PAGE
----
The Nāṭya Śāstra is a Sanskrit treatise on the performing arts. The text is attributed to sage Bharata Muni, and its first complete compilation is dated to between 200 BCE and 200 CE,but estimates vary between 500 BCE and 500 CE.
The text consists of 36 chapters with a cumulative total of 6000 poetic verses describing performance arts. The subjects covered by the treatise include dramatic composition, the structure of a play and the construction of a stage to host it, genres of acting, body movements, makeup and costumes, role, and goals of an art director, the musical scales, musical instruments and the integration of music with art performance.
Natya Shastra in Thai art
The Nāṭya Śāstra is notable as an ancient encyclopedic treatise on the arts, one which has influenced dance, music, and literary traditions in India. It is also notable for its aesthetic "Rasa" theory, which asserts that entertainment is the desired effect of performance arts but not the primary goal and that the primary goal is to transport the individual in the audience into another parallel reality, full of wonder, where he experiences the essence of his own consciousness and reflects on spiritual and moral questions. The text further inspired secondary literature such as the Abhinavabharati an example of a classic Sanskrit bhasya ("reviews and commentaries") written by the 10th century Abhinavagupta.
The Natyashastra is the oldest surviving ancient Indian work on performance arts. The roots of the text extend at least as far back as the Natasutras, dated to around the mid 1st millennium BCE.
The Natasutras are mentioned in the text of Panini, the sage who wrote the classic on Sanskrit grammar, and who is dated to about 500 BCE.This performance arts related Sutra text is mentioned in other late Vedic texts, as are two scholars names Shilalin and Krishashva, credited to be pioneers in the studies of ancient drama, singing, dance and Sanskrit compositions for these arts. The Natyashastra refers to drama performers as Śhailālinas, likely because they were so known at the time the text was written, a name derived from the legacy of the vedic sage Śilālin credited with Natasutras. Richmond et al. estimate the Natasutras to have been composed around 600 BCE.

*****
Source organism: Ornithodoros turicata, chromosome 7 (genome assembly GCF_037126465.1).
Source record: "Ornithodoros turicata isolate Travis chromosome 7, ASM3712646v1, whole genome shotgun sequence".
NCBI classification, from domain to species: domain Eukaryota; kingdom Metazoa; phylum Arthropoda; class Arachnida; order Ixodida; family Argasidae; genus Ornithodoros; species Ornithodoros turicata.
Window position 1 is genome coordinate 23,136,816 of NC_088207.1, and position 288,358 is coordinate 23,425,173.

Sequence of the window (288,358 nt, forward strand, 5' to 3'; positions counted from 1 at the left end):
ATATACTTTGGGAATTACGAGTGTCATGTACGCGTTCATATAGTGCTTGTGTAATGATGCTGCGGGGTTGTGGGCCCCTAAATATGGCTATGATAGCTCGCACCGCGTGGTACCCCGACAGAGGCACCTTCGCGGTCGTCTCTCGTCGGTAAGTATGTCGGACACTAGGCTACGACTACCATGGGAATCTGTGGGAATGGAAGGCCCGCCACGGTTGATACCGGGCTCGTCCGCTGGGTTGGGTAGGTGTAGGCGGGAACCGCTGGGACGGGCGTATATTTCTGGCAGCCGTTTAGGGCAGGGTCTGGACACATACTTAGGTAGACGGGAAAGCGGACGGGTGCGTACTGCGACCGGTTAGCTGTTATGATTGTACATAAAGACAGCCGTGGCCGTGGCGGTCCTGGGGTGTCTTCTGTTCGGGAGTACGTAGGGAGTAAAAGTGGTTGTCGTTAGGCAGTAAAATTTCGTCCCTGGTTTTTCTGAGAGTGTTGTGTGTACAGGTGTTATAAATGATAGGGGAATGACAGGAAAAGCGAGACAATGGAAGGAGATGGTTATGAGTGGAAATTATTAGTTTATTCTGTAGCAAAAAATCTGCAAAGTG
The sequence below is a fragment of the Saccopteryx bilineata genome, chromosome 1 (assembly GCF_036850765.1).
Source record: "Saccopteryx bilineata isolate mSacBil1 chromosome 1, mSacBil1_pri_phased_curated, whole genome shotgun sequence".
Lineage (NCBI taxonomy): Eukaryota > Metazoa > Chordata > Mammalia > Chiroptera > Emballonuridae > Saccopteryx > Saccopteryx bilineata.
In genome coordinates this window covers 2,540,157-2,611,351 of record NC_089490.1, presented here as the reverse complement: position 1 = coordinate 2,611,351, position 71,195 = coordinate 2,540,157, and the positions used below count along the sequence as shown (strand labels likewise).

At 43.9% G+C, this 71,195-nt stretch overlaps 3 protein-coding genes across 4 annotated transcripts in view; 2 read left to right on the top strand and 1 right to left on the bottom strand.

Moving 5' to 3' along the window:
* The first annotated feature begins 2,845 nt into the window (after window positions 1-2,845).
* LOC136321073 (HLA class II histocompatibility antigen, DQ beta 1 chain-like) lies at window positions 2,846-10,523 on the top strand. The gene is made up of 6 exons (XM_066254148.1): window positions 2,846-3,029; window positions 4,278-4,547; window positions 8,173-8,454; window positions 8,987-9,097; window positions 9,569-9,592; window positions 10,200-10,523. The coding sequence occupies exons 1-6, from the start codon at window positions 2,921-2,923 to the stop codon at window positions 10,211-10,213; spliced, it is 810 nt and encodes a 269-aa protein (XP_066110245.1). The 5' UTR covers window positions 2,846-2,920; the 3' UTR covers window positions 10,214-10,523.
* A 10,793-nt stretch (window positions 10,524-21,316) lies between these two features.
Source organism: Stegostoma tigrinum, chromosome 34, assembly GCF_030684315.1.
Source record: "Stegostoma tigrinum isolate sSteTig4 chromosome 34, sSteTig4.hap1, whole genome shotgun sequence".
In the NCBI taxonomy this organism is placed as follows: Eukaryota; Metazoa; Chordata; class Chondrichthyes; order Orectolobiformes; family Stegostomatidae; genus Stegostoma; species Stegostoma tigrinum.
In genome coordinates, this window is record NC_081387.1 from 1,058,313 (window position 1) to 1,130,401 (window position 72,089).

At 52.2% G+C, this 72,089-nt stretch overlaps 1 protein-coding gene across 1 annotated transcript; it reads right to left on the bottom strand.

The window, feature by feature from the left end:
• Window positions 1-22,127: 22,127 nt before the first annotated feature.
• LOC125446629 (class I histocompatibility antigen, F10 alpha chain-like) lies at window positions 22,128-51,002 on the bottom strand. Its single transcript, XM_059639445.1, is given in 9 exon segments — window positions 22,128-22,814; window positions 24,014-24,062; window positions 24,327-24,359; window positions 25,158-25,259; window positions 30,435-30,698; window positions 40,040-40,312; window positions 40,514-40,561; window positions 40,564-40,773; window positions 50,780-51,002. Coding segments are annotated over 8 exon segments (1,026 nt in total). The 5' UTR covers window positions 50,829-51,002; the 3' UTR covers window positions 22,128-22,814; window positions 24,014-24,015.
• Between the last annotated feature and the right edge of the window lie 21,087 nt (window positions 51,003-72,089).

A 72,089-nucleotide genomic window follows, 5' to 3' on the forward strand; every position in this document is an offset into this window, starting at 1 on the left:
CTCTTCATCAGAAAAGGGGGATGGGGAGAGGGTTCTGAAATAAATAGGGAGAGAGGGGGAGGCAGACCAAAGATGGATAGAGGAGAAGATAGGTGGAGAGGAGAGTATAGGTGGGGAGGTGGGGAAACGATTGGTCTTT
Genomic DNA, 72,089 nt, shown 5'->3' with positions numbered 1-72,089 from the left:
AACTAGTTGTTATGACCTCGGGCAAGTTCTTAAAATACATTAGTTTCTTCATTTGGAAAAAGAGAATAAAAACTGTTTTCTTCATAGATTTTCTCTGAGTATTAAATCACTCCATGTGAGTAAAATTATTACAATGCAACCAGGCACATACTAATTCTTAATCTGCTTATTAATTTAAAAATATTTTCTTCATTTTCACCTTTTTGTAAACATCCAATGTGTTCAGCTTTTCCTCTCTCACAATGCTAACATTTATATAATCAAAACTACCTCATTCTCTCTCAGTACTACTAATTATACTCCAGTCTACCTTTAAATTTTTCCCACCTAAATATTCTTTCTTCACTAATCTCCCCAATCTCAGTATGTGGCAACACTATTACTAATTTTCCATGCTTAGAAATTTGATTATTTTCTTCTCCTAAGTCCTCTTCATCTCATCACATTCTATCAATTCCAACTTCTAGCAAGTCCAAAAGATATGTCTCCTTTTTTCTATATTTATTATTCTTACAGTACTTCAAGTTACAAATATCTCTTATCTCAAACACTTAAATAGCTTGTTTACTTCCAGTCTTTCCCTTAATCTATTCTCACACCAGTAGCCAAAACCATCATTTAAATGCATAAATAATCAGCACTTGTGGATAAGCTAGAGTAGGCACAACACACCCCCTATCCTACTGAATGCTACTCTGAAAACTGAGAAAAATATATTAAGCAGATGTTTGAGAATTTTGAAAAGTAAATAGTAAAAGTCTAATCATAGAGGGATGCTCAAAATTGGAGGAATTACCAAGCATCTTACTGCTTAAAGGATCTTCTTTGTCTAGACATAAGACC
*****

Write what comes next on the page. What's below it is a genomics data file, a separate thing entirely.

According to Lewis Rowell, a professor of Music specializing on classical Indian music, the earliest Indian artistic thought included three arts, syllabic recital (vadya), melos (gita) and dance as well as two musical genre, Gandharva (formal, composed, ceremonial music) and Gana (informal, improvised, entertainment music). The Gandharva subgenre also implied celestial, divine associations, while the Gana was free form art and included singing. The Sanskrit musical tradition spread widely in the Indian subcontinent during the late 1st millennium BCE, and the ancient Tamil classics make it “abundantly clear that a cultivated musical tradition existed in South India as early as the last few pre-Christian centuries”.
The art schools of Shilalin and Krishashva, mentioned in both the Brahmanas and the Kalpasutras and Srautasutras, may have been associated with the performance of vedic rituals, which involved storytelling with embedded ethical values.The Vedanga texts such as verse 1.4.29 of Panini Sutras mention these as well. The roots of the Natyashastra thus likely trace to the more ancient vedic traditions of integrating ritual recitation, dialogue and song in a dramatic representation of spiritual themes. The Sanskrit verses in chapter 13.2 of Shatapatha Brahmana (~800–700 BCE), for example, are written in the form of a riddle play between two actors.